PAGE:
Recent studies have discovered a number of polyhalogenated carbazoles (PHCZs) in aquatic sediments and soil. These substances are attracting emerging concern due to their environmental presence, persistence, and potential dioxin-like activities. In response to the increasing interests in these chemicals, the present study aimed to develop an efficient and sensitive analytical methodology for quantitative determination of environmentally relevant PHCZs in aquatic sediments. The developed method employed time- and solvent-saving extraction and cleanup procedures and utilized gas chromatogram-mass spectrometry (GC-MS) for separation and determination of PHCZ analytes. PHCZs substituted with bromine atom(s) (except for 3-bromocarbazole) or a combination of bromine and chlorine atoms were analyzed by GC-MS in the electron-capture negative ionization (ECNI) mode, whereas congeners substituted with chlorine atoms as well as 3-bromocarbazole were analyzed in electron impact (EI) ionization mode. The developed method demonstrated negligible matrix effects, satisfactory and stable recoveries, and low method limits of quantification (0.11-0.53 ng/g dry weight (dw)) of target analytes. Using this method, we successfully determined a number of PHCZs in surface sediments from the Saginaw River system (Michigan, USA) and the Saginaw Bay of Lake Huron, with the summed concentrations of PHCZ congeners ranging up to 46.3 ng/g dw. Given that further investigations are needed to better elucidate the sources, environmental behavior, fate, and toxicity of PHCZs, highly sensitive and efficient analytical methodologies would be essentially needed to fill in these knowledge gaps.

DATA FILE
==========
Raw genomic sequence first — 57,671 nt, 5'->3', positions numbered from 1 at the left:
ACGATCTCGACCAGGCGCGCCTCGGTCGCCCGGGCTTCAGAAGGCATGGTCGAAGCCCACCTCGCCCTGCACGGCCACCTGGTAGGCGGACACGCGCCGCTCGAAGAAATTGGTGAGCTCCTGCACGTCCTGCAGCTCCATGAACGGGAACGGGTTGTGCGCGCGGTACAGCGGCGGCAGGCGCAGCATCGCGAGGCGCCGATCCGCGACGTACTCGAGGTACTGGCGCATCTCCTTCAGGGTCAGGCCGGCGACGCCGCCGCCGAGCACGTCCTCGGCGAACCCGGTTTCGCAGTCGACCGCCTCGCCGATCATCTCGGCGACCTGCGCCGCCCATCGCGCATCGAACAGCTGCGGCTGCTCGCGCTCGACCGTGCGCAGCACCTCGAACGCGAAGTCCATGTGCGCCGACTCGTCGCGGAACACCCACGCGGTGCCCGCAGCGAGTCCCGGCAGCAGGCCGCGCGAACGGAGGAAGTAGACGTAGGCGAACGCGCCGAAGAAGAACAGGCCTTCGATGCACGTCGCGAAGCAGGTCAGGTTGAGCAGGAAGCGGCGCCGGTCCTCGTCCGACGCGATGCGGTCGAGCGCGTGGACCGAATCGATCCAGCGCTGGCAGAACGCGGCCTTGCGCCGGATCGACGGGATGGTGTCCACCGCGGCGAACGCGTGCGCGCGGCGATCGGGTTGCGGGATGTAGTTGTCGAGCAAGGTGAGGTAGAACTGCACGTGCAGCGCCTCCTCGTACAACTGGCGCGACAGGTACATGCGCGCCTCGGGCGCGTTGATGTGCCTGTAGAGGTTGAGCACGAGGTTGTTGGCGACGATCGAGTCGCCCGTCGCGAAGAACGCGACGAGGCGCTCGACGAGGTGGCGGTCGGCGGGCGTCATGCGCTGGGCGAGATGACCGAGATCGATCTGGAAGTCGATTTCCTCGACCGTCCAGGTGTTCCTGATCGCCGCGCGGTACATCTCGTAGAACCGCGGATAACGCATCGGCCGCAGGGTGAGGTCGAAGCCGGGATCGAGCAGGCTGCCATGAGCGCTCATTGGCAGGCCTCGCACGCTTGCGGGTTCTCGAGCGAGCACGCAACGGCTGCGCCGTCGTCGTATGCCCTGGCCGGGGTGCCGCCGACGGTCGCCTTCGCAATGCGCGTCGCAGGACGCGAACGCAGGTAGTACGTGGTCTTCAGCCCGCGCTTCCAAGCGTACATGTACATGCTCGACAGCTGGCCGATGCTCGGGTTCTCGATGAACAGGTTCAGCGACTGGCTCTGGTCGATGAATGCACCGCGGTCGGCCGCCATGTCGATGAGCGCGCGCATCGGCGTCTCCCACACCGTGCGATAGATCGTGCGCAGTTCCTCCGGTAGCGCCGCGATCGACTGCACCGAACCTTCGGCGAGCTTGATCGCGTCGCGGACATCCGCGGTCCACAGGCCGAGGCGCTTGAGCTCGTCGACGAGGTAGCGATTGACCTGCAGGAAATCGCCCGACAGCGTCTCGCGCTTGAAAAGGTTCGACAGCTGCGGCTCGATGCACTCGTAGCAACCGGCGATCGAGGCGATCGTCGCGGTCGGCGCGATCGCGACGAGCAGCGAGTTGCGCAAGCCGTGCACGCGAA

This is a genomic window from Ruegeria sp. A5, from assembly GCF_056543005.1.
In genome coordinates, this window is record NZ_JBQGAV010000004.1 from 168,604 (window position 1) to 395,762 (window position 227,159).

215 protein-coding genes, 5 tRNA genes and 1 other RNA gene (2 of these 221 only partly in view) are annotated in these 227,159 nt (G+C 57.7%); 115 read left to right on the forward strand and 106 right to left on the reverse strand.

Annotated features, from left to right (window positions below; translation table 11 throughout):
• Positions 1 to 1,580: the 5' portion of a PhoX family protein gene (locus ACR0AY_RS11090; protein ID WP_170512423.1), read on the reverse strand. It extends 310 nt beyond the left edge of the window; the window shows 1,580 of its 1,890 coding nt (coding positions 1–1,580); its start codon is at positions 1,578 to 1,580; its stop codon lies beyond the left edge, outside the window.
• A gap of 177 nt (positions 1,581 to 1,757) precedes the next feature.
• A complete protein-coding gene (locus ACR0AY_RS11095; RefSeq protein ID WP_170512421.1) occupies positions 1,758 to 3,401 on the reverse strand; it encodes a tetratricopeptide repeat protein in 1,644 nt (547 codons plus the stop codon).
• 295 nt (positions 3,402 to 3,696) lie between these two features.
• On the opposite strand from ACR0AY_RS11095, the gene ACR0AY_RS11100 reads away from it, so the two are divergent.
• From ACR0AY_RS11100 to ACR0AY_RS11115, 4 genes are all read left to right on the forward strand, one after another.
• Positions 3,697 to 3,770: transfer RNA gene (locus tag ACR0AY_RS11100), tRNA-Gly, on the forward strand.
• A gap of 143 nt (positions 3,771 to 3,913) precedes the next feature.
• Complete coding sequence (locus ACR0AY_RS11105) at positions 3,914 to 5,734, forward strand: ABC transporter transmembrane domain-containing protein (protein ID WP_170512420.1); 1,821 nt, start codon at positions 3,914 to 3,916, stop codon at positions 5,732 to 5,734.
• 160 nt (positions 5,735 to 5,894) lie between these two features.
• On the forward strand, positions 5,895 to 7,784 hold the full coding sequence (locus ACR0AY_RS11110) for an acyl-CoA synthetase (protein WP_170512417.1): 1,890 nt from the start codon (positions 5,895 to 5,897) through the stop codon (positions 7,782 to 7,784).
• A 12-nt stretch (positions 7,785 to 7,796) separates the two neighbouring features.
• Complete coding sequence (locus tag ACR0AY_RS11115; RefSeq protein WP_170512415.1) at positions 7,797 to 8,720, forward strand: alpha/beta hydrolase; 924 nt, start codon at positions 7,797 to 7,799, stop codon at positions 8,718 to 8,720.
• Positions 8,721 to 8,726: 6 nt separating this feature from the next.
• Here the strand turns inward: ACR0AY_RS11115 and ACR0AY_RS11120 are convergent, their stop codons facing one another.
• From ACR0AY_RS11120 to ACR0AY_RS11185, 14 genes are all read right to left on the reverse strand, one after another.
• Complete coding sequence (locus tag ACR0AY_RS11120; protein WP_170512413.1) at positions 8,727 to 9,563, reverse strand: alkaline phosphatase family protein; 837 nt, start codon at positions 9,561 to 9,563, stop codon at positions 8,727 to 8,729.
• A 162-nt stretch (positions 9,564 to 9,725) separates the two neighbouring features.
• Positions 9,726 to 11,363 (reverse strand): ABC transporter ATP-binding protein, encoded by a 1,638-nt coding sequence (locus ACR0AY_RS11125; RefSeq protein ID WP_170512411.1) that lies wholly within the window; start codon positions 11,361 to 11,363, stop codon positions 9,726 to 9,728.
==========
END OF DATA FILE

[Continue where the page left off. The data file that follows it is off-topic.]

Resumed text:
Bibliographical noteFunding Information:
This study was financially supported in part by a Grant Agreement from the United States Department of the Interior, Fish and Wildlife Service with funding from the Great Lakes Restoration Initiative (GLRL) and the Faculty Collaborative Seed Grant of the Southern Illinois University Carbondale (SIUC) . Mention of trade names or commercial products does not constitute their endorsement by the United States Government. We thank Molly McCool of the U.S. Geological Survey (USGS), and James Boase, Andrew Briggs, Justin Chiotti, Lisa Williams, Steven Kahl, and David Peters of the U.S. Fish and Wildlife Service (USFWS) for logistical and/or field support.
© 2016 Elsevier B.V.
- Analytical methodology
- Mass spectrometry
- Polyhalogenated carbazoles
- Saginaw river